Even assuming that these officials all make good-faith efforts to arrive at a reasonable estimate, it’s an impossible task and would completely delegitimize the entire election.
There are also no provisions for a recount in the compact. Because each state has its own laws on when recounts are triggered, in a close national election, some states might recount ballots while others do not, and some of those states conducting recounts might count the “hanging chads” while others don’t. Massive litigation would ensue, including over which provisional and late-arriving absentee ballots are to be counted.
These and other defects in the compact “raise the specter of electoral crises” according to Vikram David Amar, one of the law professors who initially helped develop the idea of the NPV compact. He’s called out what he sees as “dangerous gaps” in the compact, and, while he remains supportive, he is urging states that pass the compact to delay its effective date for at least a decade, which he hopes will give Congress time to resolve the many serious problems the compact creates.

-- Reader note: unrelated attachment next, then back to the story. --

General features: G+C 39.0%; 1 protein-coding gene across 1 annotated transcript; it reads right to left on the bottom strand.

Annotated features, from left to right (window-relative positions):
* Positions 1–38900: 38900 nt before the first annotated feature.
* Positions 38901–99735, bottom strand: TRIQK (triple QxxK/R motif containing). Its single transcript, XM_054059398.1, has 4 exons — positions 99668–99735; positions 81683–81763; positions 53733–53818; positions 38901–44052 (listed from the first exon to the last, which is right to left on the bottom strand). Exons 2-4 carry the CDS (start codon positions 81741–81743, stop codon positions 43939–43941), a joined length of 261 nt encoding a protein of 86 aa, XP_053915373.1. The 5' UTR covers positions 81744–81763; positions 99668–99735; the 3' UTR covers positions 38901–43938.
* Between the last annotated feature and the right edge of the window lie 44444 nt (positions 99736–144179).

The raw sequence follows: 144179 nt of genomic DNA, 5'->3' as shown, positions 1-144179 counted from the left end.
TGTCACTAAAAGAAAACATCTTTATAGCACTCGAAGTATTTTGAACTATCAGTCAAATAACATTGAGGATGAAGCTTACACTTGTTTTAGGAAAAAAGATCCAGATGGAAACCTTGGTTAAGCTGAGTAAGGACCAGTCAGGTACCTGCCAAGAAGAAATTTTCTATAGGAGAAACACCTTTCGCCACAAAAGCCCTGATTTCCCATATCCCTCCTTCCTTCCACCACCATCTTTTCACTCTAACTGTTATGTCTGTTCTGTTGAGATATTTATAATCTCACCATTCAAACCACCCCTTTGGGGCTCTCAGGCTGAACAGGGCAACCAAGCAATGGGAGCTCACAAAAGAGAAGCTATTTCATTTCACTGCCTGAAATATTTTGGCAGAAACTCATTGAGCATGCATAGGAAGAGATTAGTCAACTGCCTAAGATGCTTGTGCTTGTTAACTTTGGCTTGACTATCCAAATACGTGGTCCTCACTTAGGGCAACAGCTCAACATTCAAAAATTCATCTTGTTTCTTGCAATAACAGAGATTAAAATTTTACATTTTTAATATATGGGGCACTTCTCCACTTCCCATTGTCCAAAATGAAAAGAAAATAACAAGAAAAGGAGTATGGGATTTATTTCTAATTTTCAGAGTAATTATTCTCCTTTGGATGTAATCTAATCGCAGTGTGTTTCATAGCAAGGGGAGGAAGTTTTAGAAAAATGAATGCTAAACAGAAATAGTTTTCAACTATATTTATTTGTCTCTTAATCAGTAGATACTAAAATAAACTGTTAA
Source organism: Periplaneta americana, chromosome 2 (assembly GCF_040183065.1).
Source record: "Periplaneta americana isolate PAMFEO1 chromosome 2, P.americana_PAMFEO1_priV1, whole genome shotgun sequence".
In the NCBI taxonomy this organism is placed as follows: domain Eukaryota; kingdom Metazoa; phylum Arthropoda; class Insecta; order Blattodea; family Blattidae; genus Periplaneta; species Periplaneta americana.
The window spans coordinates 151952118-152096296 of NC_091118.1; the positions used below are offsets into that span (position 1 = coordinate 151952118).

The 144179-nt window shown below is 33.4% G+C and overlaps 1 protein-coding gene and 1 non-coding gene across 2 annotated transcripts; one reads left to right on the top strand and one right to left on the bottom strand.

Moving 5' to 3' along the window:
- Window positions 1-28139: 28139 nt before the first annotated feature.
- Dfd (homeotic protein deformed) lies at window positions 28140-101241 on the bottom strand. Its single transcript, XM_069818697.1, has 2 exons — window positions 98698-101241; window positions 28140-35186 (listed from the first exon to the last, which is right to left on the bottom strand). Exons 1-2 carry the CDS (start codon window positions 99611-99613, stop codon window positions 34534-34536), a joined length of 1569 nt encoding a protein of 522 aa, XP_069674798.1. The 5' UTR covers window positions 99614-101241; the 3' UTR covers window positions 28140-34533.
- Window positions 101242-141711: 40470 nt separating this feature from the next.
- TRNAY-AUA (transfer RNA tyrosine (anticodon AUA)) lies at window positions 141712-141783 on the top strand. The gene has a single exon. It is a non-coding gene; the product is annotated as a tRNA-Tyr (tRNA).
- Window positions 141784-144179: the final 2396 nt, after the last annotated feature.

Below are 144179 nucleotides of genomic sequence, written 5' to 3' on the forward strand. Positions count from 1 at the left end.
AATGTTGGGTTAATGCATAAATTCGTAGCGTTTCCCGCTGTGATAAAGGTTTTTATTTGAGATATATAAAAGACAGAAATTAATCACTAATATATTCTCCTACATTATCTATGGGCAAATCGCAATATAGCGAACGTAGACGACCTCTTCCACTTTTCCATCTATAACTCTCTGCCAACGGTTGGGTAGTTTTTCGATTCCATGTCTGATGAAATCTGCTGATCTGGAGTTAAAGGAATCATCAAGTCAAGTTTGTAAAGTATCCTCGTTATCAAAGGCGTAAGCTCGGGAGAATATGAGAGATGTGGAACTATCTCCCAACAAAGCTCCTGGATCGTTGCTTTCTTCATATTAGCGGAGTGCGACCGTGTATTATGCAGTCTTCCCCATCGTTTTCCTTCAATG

The compact is bad for Pennsylvania, eliminating its unique voice in the presidential election process and giving voters in every other state the power to decide how its 19 electoral votes will be cast. It’s also bad for the country, pushing candidates to ignore all but the most populous parts of the country and risking a legal, political, and constitutional crisis as a result of its poor design. Pennsylvania should keep the power to select Pennsylvania’s electors in the state and not farm it out to the rest of the country.
Sean Parnell is Senior Legislative Director for Save Our States, an organization dedicated to defending the Electoral College.